By Mark A. Mone
Chancellor, University of Wisconsin-Milwaukee
When we were kids, many of us dreamed of becoming explorers, curing a loved one’s disease, or inventing the first car that could fly. I used to dream about being a search-and-rescue pilot who could help people who were in trouble. The great thing about being at a university is that we help dreams become realities.
At the University of Wisconsin-Milwaukee, our students learn right away how research leads to discoveries and solving problems. UWM is one of the nation’s top 115 research universities, and we are the state’s only public, urban, research university. As a public university, we are unique in that we have a dual research and access mission, offering the greatest possible educational opportunities and support for all students – not just those with resources. Why does this matter?
As our city, state and nation face crippling societal issues and an urgent need to be more inventive, UWM students from all walks of life are working together with scientists, researchers and organizations to create solutions. This diversity of backgrounds, thinking and life experiences brings out ideas that change people’s lives.
There are many remarkable examples of how research and the people of UWM are opening doors to possibilities. You can read about them in our new UWM Research magazine at uwm.edu/uwmresearch, and I’ll share a few stories with you here.
Undergraduate student Nisrit Pandey remembers frequent power outages in his childhood home in Nepal. His family wanted to try solar panels but learned that buying them would eat up almost 60 percent of the household income. A desire to solve this problem is what inspired Nisrit to work toward an engineering degree that would teach him how to identify reasonably priced alternative energy solutions for people who live in developing countries.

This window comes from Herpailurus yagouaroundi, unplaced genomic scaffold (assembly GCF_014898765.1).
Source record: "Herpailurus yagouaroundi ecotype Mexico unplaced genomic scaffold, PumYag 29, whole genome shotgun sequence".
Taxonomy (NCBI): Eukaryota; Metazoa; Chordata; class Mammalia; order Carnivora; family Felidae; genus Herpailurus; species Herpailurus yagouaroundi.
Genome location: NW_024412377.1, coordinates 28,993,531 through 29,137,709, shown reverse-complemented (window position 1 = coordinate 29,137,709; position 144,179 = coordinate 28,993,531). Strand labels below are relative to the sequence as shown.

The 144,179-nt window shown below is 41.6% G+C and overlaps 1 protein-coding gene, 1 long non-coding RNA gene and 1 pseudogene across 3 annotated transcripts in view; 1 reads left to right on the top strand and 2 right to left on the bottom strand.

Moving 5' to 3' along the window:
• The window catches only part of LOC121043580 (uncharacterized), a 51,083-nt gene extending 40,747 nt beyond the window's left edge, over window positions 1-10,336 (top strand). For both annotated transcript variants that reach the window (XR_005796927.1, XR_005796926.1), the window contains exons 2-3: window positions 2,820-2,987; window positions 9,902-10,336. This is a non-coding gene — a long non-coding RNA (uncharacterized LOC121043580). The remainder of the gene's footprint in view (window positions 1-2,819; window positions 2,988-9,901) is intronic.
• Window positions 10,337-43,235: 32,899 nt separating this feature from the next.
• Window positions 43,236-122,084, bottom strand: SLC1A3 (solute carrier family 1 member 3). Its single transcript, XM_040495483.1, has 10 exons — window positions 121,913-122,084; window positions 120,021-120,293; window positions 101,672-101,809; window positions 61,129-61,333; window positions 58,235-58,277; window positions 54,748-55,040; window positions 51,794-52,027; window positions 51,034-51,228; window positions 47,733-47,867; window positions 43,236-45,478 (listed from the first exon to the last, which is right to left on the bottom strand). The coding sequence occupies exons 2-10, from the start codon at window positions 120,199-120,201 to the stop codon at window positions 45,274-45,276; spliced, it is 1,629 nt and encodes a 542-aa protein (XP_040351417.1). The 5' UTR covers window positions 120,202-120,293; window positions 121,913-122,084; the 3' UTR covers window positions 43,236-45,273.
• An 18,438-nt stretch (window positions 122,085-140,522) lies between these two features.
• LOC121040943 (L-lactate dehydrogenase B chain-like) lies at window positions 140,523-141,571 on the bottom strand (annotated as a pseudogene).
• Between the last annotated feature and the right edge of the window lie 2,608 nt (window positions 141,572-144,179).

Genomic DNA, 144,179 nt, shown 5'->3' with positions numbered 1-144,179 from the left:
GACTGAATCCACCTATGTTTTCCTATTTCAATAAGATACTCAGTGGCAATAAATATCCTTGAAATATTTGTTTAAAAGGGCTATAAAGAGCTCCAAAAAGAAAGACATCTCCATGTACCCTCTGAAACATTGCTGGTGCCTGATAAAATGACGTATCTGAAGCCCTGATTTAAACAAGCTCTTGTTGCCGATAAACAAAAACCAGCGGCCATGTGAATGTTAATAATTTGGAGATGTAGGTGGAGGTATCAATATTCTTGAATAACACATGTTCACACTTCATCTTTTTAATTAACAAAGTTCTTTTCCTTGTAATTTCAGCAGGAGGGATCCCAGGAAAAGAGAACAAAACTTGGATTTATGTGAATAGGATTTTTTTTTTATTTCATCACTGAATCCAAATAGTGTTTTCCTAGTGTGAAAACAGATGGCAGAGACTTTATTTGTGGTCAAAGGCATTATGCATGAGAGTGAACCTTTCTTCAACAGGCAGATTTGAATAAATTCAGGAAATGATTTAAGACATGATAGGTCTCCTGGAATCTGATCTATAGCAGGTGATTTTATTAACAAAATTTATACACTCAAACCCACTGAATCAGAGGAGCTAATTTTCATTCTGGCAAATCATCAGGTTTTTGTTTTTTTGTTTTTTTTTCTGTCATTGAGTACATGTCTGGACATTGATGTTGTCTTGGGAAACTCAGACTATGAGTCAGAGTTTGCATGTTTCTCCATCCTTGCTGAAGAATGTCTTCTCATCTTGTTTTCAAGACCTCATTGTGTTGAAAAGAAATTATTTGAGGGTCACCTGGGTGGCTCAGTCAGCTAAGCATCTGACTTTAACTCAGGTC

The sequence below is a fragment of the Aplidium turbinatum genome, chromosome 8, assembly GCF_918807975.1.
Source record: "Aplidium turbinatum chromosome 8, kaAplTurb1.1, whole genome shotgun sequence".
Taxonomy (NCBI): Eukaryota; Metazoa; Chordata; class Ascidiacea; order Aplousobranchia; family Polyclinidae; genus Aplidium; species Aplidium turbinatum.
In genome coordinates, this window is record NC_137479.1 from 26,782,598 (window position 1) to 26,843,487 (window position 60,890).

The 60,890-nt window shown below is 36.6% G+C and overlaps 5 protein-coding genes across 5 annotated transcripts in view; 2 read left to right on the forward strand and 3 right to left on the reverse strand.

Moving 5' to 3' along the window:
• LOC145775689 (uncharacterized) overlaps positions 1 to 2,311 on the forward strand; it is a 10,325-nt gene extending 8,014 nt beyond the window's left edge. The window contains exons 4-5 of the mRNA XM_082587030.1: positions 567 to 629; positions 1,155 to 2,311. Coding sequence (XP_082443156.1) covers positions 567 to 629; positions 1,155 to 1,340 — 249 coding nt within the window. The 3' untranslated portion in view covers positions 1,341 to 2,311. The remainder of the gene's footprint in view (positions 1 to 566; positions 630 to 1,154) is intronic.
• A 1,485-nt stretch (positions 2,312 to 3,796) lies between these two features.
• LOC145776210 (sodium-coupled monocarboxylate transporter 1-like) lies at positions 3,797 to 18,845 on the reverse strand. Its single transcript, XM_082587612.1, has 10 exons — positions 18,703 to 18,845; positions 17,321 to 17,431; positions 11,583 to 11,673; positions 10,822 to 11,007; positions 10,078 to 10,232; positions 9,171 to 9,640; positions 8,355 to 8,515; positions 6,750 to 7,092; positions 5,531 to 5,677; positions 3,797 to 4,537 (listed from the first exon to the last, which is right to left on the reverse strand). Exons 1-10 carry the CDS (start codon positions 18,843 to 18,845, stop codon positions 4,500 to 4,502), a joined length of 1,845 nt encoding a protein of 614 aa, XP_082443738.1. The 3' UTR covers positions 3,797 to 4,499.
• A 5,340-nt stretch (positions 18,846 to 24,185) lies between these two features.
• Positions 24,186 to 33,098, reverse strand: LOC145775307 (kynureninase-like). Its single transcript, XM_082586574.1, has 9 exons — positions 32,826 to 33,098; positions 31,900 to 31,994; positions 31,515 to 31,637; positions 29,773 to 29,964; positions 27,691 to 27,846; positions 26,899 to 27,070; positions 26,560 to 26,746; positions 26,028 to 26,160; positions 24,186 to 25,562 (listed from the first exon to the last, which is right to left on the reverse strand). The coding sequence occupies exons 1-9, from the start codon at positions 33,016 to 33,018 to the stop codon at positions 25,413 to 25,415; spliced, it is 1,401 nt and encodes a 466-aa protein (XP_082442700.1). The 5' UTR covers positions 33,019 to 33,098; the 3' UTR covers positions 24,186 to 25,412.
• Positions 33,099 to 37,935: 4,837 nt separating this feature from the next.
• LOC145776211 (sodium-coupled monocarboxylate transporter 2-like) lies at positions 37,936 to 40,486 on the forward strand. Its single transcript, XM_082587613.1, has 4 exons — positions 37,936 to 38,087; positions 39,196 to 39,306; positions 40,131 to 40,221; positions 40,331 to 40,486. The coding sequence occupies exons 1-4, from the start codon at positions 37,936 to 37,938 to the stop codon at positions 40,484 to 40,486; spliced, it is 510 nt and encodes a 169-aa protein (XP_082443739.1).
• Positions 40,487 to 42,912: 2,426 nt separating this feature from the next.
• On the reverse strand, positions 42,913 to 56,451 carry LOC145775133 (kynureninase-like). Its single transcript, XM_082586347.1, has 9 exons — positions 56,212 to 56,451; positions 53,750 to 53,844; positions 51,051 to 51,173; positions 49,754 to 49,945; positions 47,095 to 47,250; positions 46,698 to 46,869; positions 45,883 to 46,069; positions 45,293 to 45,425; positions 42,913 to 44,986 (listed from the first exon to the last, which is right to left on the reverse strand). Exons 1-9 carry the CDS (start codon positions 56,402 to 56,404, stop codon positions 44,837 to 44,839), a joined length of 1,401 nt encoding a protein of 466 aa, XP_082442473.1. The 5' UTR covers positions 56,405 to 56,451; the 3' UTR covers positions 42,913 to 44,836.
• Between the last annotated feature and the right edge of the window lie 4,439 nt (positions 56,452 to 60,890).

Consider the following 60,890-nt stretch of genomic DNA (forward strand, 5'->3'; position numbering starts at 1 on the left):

A group of faculty, staff and students is working on how virtual reality can transform education, and one of their projects helps you better understand astronomy. Their Dark Side of the Moon virtual reality simulation helps explain the highly complex physics behind the different phases of the moon. The simulation virtually puts people into space and lets them move the moon around. Controlling the mechanics in this way makes the topic far easier to understand.
Chia Youyee Vang was a Hmong refugee from Laos who came to the United States with her family when she was 9 years old. Today, she is a senior UWM administrator and a professor of history who, through her research, is among the world’s leading experts on Hmong refugees. Chia’s personal refugee experience made her want to learn more about the lives of displaced Hmong people worldwide. Her research sheds light on ways that people manage to survive and rebuild their lives after being forced from their homes and countries.
Eugene Cherry, an undergraduate student, is researching how to better diagnose and treat diabetic retinopathy, a common complication of diabetes that affects the eyes and can cause blindness. He works directly with a professor who is among the College of Nursing’s community-engaged health research scientists. This is a great partnership for Eugene, who wants to further his research so that it helps inner-city populations.
I encourage you to visit us, either in person or online at uwm.edu, to learn more about what your personal discovery can be. There are extraordinary things happening at UW-Milwaukee, and our dedicated faculty and staff can help you identify and achieve your dreams.